While it might make you feel better to know that your history of having major life stressors and traumas makes it completely natural and expected for work stress to hit you in a deeper way than it may hit others, you deserve some good news. Is there good news with trauma? Actually, yes.
The largest meta-analysis to date on trauma recovery (looking at data from over 11,000 relevant medical studies) suggests that the best long term recovery after trauma is simply talking about it. Published in JAMA Psychiatry on June 12, 2019, reasearchers looked at direct comparisons between talk therapy (psychotherapy) and drug therapy (pharmacological treatments) in patients with PTSD. They found that in the long term, talk therapy helped more, being slightly superior to drug therapy both immediately following treatment and in long term follow up.
Be encouraged by this. This means that the vast majority of folks can be helped by talking about trauma instead of medicating it away.
Connect with others.
Reach out for help.
Don’t feel like you are going crazy and don’t feel like you must go it alone.
There is long term benefit from connecting to others and speaking about it. Treatment is not relegated to a psychiatrist’s office nor does it need to be prescribed away.
In fact, as I blogged about here, PTSD can actually be significantly helped by something as simple and as accessible as repeating a mantra. It’s true. Here is that blog post and several other blog posts I’ve written on trauma recovery for you… please read any you are drawn to, for instant support:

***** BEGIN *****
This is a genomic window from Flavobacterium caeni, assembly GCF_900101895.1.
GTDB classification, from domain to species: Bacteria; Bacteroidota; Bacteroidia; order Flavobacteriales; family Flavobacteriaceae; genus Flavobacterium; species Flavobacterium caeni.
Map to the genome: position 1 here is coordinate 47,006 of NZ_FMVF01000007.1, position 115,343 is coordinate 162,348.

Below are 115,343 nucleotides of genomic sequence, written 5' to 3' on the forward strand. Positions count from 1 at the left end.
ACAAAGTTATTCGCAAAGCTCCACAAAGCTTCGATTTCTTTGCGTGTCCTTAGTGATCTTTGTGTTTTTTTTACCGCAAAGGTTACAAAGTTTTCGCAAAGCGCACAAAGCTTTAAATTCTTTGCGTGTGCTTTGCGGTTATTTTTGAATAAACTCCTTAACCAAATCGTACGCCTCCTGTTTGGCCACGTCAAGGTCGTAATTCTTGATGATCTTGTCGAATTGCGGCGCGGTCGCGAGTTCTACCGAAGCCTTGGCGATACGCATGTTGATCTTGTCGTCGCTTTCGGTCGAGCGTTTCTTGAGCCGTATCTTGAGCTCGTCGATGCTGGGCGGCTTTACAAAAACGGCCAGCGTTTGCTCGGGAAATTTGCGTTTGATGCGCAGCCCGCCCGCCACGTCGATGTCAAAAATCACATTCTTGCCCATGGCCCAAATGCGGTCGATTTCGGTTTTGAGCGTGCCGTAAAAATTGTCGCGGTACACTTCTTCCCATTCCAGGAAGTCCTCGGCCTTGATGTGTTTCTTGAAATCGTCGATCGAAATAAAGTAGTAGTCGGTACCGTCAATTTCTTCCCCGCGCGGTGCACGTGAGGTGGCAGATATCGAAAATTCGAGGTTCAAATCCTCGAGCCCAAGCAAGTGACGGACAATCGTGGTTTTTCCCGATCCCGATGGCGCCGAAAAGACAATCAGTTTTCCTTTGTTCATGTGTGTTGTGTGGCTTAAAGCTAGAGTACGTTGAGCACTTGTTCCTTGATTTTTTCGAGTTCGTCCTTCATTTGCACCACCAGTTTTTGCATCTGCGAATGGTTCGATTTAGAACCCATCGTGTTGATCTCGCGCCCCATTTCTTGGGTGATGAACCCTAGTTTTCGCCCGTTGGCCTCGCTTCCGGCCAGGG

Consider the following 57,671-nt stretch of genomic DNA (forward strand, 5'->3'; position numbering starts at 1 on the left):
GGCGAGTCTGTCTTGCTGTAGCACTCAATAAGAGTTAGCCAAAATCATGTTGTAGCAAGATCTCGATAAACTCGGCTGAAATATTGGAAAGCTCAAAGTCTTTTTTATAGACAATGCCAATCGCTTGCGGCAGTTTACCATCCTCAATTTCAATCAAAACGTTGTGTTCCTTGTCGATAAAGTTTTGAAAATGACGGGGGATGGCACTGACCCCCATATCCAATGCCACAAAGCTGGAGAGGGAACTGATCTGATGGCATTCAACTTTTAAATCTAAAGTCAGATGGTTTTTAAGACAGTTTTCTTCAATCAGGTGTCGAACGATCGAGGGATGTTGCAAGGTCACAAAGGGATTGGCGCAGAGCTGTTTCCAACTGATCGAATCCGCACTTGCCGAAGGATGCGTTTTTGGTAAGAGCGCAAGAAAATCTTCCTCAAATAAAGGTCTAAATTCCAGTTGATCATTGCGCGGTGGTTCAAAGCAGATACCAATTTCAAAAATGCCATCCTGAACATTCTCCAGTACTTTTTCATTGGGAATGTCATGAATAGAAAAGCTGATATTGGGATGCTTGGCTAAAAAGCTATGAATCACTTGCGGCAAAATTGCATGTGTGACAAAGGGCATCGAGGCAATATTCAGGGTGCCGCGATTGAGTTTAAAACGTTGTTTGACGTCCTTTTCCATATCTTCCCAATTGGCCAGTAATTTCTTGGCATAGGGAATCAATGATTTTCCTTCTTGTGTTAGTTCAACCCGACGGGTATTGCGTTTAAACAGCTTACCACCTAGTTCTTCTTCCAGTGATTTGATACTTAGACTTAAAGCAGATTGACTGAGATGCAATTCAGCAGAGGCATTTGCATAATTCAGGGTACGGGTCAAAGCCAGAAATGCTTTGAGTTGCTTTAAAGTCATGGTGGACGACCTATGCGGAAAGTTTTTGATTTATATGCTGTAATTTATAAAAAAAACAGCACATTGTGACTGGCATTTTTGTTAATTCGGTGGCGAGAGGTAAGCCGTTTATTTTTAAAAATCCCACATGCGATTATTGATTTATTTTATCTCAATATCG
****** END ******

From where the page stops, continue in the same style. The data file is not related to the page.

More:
- 2 New Treatments For PTSD You Can Use Right Now To Feel Immediately Better
- How Grounding Releases Trauma From Your Body To Protect Your Long Term Health
- Trauma Changes The Health Of Your Body, But It’s Reversible
- Trauma Increases Headache Risk 4-Fold
- Childhood Trauma Increases Risk Of Self Harm. Here’s Help.
- OCD May Stem From Birth Trauma
- Going From Surviving To Thriving After Cancer
- Your 2023 Healing Mantra — Say It With Me
- Resolving PTSD, OCD, Tobacco and Drug Addiction Too
- Emotional Stress Directly Predicts Heart Attack… 10 Ways To Prevent It
- Letting Go Helps You Heal (Here’s How)
- Is Stress Is Making Your Antidepressant Ineffective?
- The Healing Power Of Grounded Touch
- A Super Interesting Difference Between Men and Women When Under Stress
- Another Difference Between Men and Women… Found On Autopsy
- The Healing Process Of Grief
9. Work with me for more support.
The medical literature is clear… just communicating about trauma is powerfully healing. So simply joining a class, talking to a therapist, or connecting with others to heal can be just what you need to feel better than you have ever felt.
And here’s the best part…. those who move through trauma can actually be healthier than those who never went through any trauma at all.
It’s incredible to believe that trauma can actually strengthen your health but it is true.